Theme: Jesus’ Resurrection
In this week’s lessons we learn from one text how the Old Testament points ahead to Jesus’ resurrection.
Scripture: Psalm 16:1-11
The reason why this psalm is such a clear prophecy of Jesus’ resurrection is the startling claim found in the second half of verse 10. The first part is impressive but not startling. It is an expression of faith that God will not abandon the psalmist to the grave. That could have been spoken by anyone of the Old Testament saints. It represents a high expression of faith, of course. The only thing that quite matches it is Job’s declaration: “I know that my Redeemer lives, and that in the end he will stand upon the earth. And after my skin has been destroyed, yet in my flesh I will see God; I myself will see him with my own eyes—I and not another” (19:25-27). So although David’s statement is strong and unusual, it is not an impossible statement for any of the Old Testament saints to have uttered, as I said. Any one of them could have spoken of God preserving them beyond the grave.
But that is not the case with the second part of this verse, and it is this that makes it a remarkable prophecy of Jesus’ resurrection. That part says “nor will you let your Holy one see decay.” When we die our bodies do decay, even if we are waiting for the resurrection. David’s body decayed. But the body of Jesus did not decay. God preserved Christ’s body from corruption while it was lying in the tomb and then breathed life back into it on Easter morning. And that is why the verse cannot apply to David or to any other mere human being—even though the rest of the psalm can—and why it is a prophecy of Jesus’ resurrection.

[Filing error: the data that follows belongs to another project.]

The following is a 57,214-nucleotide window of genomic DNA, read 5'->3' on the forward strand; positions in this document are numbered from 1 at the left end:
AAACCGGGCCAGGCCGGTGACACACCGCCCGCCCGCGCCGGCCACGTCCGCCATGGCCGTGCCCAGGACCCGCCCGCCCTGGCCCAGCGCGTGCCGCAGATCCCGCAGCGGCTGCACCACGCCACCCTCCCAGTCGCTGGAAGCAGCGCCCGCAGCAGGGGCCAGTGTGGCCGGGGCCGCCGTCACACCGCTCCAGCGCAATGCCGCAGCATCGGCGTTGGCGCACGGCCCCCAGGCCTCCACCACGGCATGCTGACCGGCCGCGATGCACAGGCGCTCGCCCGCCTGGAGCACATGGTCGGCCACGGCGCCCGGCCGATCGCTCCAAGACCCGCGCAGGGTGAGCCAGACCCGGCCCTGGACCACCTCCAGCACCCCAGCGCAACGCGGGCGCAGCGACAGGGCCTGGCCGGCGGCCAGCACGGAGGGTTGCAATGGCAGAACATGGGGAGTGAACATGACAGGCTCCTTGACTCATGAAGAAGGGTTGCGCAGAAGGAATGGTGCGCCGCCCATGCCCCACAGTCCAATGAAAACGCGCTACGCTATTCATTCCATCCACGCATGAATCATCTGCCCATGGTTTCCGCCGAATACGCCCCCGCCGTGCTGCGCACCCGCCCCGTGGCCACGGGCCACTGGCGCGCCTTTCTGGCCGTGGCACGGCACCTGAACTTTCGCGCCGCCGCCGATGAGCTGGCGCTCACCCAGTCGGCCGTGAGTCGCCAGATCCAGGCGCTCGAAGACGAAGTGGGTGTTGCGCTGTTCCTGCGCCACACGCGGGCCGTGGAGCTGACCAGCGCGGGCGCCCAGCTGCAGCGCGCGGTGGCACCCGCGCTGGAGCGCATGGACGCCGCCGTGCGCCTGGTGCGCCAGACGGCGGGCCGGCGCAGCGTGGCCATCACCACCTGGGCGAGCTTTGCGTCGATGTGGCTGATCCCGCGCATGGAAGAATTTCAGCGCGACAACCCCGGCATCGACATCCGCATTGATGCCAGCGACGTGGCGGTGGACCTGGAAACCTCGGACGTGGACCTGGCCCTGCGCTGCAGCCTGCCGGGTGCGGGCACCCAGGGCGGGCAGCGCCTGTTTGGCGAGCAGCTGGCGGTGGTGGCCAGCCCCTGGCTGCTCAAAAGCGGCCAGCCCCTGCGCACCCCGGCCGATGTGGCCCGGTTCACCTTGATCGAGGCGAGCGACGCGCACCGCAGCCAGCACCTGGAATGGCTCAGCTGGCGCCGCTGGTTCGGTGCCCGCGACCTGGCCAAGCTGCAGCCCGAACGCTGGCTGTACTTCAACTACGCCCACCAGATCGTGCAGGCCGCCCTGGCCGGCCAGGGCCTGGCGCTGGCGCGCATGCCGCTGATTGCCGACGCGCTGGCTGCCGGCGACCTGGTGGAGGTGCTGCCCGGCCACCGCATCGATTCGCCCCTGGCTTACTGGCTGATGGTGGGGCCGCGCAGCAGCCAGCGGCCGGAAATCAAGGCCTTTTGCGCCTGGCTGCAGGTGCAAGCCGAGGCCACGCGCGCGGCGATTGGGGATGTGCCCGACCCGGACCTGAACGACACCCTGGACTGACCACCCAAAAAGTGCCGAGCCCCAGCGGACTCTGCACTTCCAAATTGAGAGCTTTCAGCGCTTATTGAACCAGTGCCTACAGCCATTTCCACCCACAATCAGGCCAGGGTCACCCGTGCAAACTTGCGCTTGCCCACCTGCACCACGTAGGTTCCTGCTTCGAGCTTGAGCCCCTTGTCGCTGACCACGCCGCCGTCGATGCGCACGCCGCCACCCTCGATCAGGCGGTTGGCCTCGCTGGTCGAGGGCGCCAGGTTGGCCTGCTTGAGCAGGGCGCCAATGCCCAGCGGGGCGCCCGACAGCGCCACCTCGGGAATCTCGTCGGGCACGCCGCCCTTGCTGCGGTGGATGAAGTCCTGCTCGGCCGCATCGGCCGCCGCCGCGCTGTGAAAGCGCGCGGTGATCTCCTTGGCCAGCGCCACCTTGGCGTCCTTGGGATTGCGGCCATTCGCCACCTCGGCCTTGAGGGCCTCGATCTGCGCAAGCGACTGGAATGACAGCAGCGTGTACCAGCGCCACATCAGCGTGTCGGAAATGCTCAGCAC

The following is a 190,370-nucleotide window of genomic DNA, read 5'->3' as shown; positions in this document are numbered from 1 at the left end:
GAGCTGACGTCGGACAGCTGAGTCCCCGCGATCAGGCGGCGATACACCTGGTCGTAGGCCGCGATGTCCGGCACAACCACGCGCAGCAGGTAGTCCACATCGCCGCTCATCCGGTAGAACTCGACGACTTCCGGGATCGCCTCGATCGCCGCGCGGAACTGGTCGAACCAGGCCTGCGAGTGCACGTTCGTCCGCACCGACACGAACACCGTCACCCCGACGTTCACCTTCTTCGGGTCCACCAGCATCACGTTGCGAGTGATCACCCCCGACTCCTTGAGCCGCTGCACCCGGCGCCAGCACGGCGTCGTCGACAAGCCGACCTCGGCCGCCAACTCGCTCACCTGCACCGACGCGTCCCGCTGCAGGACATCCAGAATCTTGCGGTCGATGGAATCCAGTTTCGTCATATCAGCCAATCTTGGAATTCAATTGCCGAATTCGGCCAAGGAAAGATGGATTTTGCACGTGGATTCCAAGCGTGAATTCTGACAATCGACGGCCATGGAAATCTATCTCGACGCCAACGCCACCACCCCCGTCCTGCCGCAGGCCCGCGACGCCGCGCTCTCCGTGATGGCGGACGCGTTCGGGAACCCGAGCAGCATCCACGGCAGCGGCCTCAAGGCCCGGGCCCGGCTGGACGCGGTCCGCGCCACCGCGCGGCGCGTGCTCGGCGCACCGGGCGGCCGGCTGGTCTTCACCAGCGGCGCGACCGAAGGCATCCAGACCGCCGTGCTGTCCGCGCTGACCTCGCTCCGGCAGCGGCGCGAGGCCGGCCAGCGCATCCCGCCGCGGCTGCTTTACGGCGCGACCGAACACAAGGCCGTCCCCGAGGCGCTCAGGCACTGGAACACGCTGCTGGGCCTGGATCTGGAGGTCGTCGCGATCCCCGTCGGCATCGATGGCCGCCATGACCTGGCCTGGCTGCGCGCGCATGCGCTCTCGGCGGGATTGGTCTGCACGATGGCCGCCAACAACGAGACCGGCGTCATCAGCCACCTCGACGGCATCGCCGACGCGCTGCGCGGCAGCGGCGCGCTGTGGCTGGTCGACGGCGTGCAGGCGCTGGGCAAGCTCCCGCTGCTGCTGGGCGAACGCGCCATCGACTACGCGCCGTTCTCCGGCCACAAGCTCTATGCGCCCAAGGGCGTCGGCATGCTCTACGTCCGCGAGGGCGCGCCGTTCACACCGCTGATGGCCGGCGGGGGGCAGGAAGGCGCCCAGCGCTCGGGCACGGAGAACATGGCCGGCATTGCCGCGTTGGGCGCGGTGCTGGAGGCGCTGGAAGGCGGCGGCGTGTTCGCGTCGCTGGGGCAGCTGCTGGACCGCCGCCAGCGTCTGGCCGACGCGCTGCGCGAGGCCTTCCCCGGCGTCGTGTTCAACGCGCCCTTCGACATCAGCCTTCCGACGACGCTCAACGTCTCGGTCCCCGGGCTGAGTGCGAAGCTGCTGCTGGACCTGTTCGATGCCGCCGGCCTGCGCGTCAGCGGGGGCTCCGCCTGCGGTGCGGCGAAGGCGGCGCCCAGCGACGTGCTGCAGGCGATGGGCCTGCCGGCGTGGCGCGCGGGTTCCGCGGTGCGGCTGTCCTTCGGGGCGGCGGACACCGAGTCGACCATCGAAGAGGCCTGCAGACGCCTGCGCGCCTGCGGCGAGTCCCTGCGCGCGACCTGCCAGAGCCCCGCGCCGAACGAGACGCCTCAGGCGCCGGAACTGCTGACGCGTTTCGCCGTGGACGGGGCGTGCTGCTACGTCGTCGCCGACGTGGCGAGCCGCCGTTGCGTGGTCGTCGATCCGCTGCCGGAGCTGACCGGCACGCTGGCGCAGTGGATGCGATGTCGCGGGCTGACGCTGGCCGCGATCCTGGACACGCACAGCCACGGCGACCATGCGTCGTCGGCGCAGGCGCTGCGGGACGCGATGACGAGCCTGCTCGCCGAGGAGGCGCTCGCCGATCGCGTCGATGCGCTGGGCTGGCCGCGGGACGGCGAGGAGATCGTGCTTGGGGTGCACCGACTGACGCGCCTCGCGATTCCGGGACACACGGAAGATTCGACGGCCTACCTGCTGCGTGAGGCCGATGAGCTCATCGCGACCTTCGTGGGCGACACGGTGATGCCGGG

When Peter referred to the text at Pentecost, he said, “Brothers, I can tell you confidently that the patriarch David died and was buried, and his tomb is here to this day. But he was a prophet and knew that God had promised him on oath that he would place one of his descendants on his throne. Seeing what was ahead, he spoke of the resurrection of the Christ, that he was not abandoned to the grave, nor did his body see decay” (Acts 2:29-31).
Paul’s use of the text was even clearer. He said, “For when David had served God’s purpose in his own generation, he fell asleep; he was buried with his fathers and his body decayed. But the one whom God raised from the dead did not see decay” (Acts 13:36, 37).
This great prophecy grew out of the life and faith of King David. There have been attempts to see Psalm 16 as a total prophecy of Jesus. That is, each verse has been taken as referring to something specific in his life. In the case of one commentator, each verse has been referred to Jesus’ thoughts and experiences during the hours he spent praying in Gethsemane.2 This is far-fetched and unnecessary. Since the psalm seems to have been written by David—the heading says so—most of it should be understood as referring to his faith and desires rather than to Jesus.
C. Leupold suggests that the best setting of the psalm is those years in the life of David when he was forced to flee from King Saul. He calls the psalm: “Jehovah—the Psalmist’s Portion in Life and His Deliverer in Death.” It has four parts.
Why is the first part of verse 10 said to be impressive but not startling? What other passage from the Old Testament is similar, and why?
How can Psalm 16 be seen as a messianic psalm? Why is the second part of verse 10 startling?
From the lesson, should Psalm 16 be seen as a total prophecy about Jesus? Why or why not?
2“Christ in Gethsemane” by James Frame. It is referred to by Charles Haddon Spurgeon in The Treasury of David, vol. 1a, Psalms 1-26 (Grand Rapids: Zondervan, 1968), p. 198.